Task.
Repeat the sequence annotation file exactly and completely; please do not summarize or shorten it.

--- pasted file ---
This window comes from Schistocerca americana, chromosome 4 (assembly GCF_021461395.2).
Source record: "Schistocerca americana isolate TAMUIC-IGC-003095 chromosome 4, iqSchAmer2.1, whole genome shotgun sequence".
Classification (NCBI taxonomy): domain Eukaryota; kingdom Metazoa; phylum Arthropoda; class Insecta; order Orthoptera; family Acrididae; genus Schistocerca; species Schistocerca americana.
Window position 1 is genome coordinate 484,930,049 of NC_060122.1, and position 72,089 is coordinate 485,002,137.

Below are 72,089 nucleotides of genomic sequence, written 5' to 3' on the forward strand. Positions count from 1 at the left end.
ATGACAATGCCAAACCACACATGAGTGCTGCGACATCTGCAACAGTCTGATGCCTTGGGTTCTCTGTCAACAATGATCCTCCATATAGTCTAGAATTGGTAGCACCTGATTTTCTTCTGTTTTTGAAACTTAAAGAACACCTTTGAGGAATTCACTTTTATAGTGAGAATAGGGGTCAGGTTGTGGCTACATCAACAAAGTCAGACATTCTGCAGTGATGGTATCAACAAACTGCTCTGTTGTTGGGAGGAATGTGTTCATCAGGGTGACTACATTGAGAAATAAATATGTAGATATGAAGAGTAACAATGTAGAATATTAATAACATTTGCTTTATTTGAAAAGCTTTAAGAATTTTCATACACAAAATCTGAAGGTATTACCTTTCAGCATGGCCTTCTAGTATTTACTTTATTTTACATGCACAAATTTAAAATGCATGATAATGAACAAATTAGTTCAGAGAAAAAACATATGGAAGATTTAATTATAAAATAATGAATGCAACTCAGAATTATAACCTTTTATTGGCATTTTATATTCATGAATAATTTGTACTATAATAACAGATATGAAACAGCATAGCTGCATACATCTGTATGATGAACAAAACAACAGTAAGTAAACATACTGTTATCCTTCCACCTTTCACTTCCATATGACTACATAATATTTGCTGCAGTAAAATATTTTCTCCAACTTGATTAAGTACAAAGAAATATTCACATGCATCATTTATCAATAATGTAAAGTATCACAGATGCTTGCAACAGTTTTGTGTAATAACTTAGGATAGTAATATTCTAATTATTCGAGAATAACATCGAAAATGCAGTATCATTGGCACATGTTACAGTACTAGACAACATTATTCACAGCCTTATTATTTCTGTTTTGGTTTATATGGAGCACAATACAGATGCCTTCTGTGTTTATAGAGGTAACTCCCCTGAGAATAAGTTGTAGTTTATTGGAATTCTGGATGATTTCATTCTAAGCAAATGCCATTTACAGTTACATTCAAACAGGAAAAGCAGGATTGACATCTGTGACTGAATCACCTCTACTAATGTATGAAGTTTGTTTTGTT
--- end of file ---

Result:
This window comes from Schistocerca americana, chromosome 4 (assembly GCF_021461395.2).
Source record: "Schistocerca americana isolate TAMUIC-IGC-003095 chromosome 4, iqSchAmer2.1, whole genome shotgun sequence".
Classification (NCBI taxonomy): domain Eukaryota; kingdom Metazoa; phylum Arthropoda; class Insecta; order Orthoptera; family Acrididae; genus Schistocerca; species Schistocerca americana.
Window position 1 is genome coordinate 484,930,049 of NC_060122.1, and position 72,089 is coordinate 485,002,137.

Below are 72,089 nucleotides of genomic sequence, written 5' to 3' on the forward strand. Positions count from 1 at the left end.
ATGACAATGCCAAACCACACATGAGTGCTGCGACATCTGCAACAGTCTGATGCCTTGGGTTCTCTGTCAACAATGATCCTCCATATAGTCTAGAATTGGTAGCACCTGATTTTCTTCTGTTTTTGAAACTTAAAGAACACCTTTGAGGAATTCACTTTTATAGTGAGAATAGGGGTCAGGTTGTGGCTACATCAACAAAGTCAGACATTCTGCAGTGATGGTATCAACAAACTGCTCTGTTGTTGGGAGGAATGTGTTCATCAGGGTGACTACATTGAGAAATAAATATGTAGATATGAAGAGTAACAATGTAGAATATTAATAACATTTGCTTTATTTGAAAAGCTTTAAGAATTTTCATACACAAAATCTGAAGGTATTACCTTTCAGCATGGCCTTCTAGTATTTACTTTATTTTACATGCACAAATTTAAAATGCATGATAATGAACAAATTAGTTCAGAGAAAAAACATATGGAAGATTTAATTATAAAATAATGAATGCAACTCAGAATTATAACCTTTTATTGGCATTTTATATTCATGAATAATTTGTACTATAATAACAGATATGAAACAGCATAGCTGCATACATCTGTATGATGAACAAAACAACAGTAAGTAAACATACTGTTATCCTTCCACCTTTCACTTCCATATGACTACATAATATTTGCTGCAGTAAAATATTTTCTCCAACTTGATTAAGTACAAAGAAATATTCACATGCATCATTTATCAATAATGTAAAGTATCACAGATGCTTGCAACAGTTTTGTGTAATAACTTAGGATAGTAATATTCTAATTATTCGAGAATAACATCGAAAATGCAGTATCATTGGCACATGTTACAGTACTAGACAACATTATTCACAGCCTTATTATTTCTGTTTTGGTTTATATGGAGCACAATACAGATGCCTTCTGTGTTTATAGAGGTAACTCCCCTGAGAATAAGTTGTAGTTTATTGGAATTCTGGATGATTTCATTCTAAGCAAATGCCATTTACAGTTACATTCAAACAGGAAAAGCAGGATTGACATCTGTGACTGAATCACCTCTACTAATGTATGAAGTTTGTTTTGTT